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Sweetness of a Kusilba

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Just three months ago, my neighbors in my new hometown have shared us foods that they were proud of. I didn’t know why but it grew a deep interest inside me. As I tasted these foods which they preferred as the delicacies of the place, I was surprised to find out that these different flavors made my mind ecstatic. Though I can say that these foods are certainly rich in flavor, there is this one certain delicacy that has captured my heart – the food “KUSILBA.”

I’ve heard that this delicacy is a native food here in Butuan City specifically in the town of Banza. They say that this recipe has been made by the old people in this place a long time ago; they are called ‘lumad butuanons.’ The sweetness of this delicacy is indeed an appropriate way to say that the people from this place have great values of hospitality and kindness. This rich history has kept me searching for more information and details about this recipe.

Coming from one of the people who had made this certain delicacy, she explained how to cook and prepare kusilba. Upon hearing this, I became excited. Imagine. I can eat kusilba anytime I wanted if I knew the ingredients and the procedures how to cook it.

The steps were very easy. First, we just have to gather the ingredients which were 1 ¼ kilo of brown sugar, a gallon of coconut pulp, 2 tablespoons of vanilla, 2 Calamansi and coconut milk. Aren’t these ingredients simple to find? We can see them in the local markets. Indeed, no one can imagine that these few ingredients can create a delicious delicacy. Next, we have to cook the scraped coconut pulp with coconut milk and let it boil until this becomes sticky. Then, we add the sugar and mix them well. We put the vanilla when the water is not already seen and mix them well. When it is cooked, we then get a clean container and place this newly cooked sweet delicacy. Kusilba is now ready to be served and eaten.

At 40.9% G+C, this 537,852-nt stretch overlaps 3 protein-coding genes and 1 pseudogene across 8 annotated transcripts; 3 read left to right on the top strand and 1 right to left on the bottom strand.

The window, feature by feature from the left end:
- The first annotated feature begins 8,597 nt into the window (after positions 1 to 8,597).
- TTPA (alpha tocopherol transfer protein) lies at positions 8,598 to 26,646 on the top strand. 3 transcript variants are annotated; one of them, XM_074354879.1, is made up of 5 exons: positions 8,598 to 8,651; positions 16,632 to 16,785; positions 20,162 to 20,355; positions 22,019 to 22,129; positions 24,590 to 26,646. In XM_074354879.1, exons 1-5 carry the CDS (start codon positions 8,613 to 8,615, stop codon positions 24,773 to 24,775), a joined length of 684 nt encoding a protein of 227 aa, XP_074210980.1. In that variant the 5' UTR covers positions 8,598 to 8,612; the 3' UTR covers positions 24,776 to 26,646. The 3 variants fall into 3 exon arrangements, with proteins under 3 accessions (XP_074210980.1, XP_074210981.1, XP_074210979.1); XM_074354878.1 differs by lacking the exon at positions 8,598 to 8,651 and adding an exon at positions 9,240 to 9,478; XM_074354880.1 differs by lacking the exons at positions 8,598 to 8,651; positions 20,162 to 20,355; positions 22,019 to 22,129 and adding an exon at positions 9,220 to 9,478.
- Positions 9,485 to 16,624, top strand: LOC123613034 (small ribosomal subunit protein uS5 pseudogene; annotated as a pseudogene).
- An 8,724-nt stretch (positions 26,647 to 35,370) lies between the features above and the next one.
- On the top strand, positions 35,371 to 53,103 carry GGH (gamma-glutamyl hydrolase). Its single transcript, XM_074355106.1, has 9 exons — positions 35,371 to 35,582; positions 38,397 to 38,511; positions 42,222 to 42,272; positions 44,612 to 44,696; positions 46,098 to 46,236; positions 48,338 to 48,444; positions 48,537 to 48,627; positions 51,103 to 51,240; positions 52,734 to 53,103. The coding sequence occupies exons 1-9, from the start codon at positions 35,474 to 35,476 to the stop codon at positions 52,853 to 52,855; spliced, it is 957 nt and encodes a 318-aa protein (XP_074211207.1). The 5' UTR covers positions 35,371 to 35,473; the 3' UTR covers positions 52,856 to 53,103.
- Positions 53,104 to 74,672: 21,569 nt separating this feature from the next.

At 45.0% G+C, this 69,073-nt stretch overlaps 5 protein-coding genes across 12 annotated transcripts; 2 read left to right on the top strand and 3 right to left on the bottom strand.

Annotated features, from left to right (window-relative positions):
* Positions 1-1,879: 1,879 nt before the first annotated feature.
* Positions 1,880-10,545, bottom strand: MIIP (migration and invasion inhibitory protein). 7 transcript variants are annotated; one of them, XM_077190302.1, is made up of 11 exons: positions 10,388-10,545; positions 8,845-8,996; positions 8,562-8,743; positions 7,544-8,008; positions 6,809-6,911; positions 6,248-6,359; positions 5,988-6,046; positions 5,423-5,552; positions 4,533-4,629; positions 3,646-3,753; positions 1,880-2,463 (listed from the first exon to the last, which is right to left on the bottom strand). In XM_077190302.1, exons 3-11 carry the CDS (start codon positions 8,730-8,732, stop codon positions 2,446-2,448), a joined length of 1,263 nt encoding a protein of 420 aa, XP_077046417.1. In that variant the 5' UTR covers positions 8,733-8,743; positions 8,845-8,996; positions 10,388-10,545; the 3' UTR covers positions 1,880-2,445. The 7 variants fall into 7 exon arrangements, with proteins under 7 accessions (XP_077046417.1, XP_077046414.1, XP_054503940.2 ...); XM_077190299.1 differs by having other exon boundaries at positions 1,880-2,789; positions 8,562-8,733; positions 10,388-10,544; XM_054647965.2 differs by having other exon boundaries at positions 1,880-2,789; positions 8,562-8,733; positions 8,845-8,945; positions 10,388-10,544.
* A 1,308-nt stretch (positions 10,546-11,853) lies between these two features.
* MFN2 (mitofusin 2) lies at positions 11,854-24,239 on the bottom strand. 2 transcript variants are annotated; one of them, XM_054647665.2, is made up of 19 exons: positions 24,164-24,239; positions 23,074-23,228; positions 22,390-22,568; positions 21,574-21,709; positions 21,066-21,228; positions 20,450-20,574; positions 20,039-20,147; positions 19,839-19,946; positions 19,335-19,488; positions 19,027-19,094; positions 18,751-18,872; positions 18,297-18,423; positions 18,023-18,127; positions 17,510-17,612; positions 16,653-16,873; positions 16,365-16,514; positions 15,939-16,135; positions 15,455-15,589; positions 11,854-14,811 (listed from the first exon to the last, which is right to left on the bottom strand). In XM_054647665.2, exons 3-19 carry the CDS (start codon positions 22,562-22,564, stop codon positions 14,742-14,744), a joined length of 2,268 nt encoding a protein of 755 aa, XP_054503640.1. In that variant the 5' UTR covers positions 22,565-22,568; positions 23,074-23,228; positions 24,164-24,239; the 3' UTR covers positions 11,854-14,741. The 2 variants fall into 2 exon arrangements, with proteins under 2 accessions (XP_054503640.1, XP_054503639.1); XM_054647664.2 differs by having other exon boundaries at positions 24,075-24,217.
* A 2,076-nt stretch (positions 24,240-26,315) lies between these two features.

I have seen these delicacies in most occasions I went with my friends in Butuan City, but the thing is I have never seen these in restaurants. Wouldn’t it be great if these foods are seen in them? Wouldn’t this represent the proud culture Butuan has and how each Butuanon take pride of their delicacies?

This Butuanon  delicacy, known as Binuntaan was familiar to me ever since I was a child. It has always been a favorite dish for the family. During special occasions like birthday, fiesta and Christmas get-together, I can recall, it is one of the dishes that we look forward to. During fiesta celebration, it is also one of the recipes that the visitors delight with.

It was during the conduct of this study that I began to ask, why Binuntaan?

I asked my father who is a pure Butuanon. Buntaan or buntaah is the common name but its original name is Binuntaan. It derived from the  term “binunutan” meaning  ‘ taken with’. Because some of its flesh and fats are taken, added with extenders and flavors/seasoning to create a distinct taste.